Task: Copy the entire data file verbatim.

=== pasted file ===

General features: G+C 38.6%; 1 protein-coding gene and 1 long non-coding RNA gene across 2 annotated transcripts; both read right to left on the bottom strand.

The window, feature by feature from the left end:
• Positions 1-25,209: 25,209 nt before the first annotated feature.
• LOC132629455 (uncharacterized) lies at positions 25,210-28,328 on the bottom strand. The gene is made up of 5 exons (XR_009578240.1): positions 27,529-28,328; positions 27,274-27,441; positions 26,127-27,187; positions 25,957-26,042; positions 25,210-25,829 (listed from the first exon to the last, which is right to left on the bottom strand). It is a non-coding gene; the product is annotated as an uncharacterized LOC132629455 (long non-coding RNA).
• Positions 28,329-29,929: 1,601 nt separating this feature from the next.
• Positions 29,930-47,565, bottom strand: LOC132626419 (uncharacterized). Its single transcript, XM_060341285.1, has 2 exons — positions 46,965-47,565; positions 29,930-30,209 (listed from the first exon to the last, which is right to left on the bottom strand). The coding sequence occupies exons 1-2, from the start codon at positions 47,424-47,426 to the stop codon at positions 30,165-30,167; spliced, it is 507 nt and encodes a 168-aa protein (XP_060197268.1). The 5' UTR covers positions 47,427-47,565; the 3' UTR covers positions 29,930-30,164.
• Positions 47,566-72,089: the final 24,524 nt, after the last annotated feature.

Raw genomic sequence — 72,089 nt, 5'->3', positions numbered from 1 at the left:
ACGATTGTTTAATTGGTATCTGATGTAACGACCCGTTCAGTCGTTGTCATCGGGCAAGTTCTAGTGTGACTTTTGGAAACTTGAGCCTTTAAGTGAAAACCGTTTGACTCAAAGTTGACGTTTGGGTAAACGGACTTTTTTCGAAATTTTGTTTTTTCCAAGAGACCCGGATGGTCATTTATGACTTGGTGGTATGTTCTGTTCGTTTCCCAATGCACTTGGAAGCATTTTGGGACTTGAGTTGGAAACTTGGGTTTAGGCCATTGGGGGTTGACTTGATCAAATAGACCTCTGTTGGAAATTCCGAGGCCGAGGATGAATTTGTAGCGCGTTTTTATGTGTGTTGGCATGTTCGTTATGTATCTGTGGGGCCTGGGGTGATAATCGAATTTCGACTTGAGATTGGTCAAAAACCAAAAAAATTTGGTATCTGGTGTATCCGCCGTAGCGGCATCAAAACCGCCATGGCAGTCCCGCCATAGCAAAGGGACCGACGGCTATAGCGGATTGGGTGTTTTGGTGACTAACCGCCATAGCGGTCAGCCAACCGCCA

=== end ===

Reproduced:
General features: G+C 38.6%; 1 protein-coding gene and 1 long non-coding RNA gene across 2 annotated transcripts; both read right to left on the bottom strand.

The window, feature by feature from the left end:
• Positions 1-25,209: 25,209 nt before the first annotated feature.
• LOC132629455 (uncharacterized) lies at positions 25,210-28,328 on the bottom strand. The gene is made up of 5 exons (XR_009578240.1): positions 27,529-28,328; positions 27,274-27,441; positions 26,127-27,187; positions 25,957-26,042; positions 25,210-25,829 (listed from the first exon to the last, which is right to left on the bottom strand). It is a non-coding gene; the product is annotated as an uncharacterized LOC132629455 (long non-coding RNA).
• Positions 28,329-29,929: 1,601 nt separating this feature from the next.
• Positions 29,930-47,565, bottom strand: LOC132626419 (uncharacterized). Its single transcript, XM_060341285.1, has 2 exons — positions 46,965-47,565; positions 29,930-30,209 (listed from the first exon to the last, which is right to left on the bottom strand). The coding sequence occupies exons 1-2, from the start codon at positions 47,424-47,426 to the stop codon at positions 30,165-30,167; spliced, it is 507 nt and encodes a 168-aa protein (XP_060197268.1). The 5' UTR covers positions 47,427-47,565; the 3' UTR covers positions 29,930-30,164.
• Positions 47,566-72,089: the final 24,524 nt, after the last annotated feature.

Raw genomic sequence — 72,089 nt, 5'->3', positions numbered from 1 at the left:
ACGATTGTTTAATTGGTATCTGATGTAACGACCCGTTCAGTCGTTGTCATCGGGCAAGTTCTAGTGTGACTTTTGGAAACTTGAGCCTTTAAGTGAAAACCGTTTGACTCAAAGTTGACGTTTGGGTAAACGGACTTTTTTCGAAATTTTGTTTTTTCCAAGAGACCCGGATGGTCATTTATGACTTGGTGGTATGTTCTGTTCGTTTCCCAATGCACTTGGAAGCATTTTGGGACTTGAGTTGGAAACTTGGGTTTAGGCCATTGGGGGTTGACTTGATCAAATAGACCTCTGTTGGAAATTCCGAGGCCGAGGATGAATTTGTAGCGCGTTTTTATGTGTGTTGGCATGTTCGTTATGTATCTGTGGGGCCTGGGGTGATAATCGAATTTCGACTTGAGATTGGTCAAAAACCAAAAAAATTTGGTATCTGGTGTATCCGCCGTAGCGGCATCAAAACCGCCATGGCAGTCCCGCCATAGCAAAGGGACCGACGGCTATAGCGGATTGGGTGTTTTGGTGACTAACCGCCATAGCGGTCAGCCAACCGCCA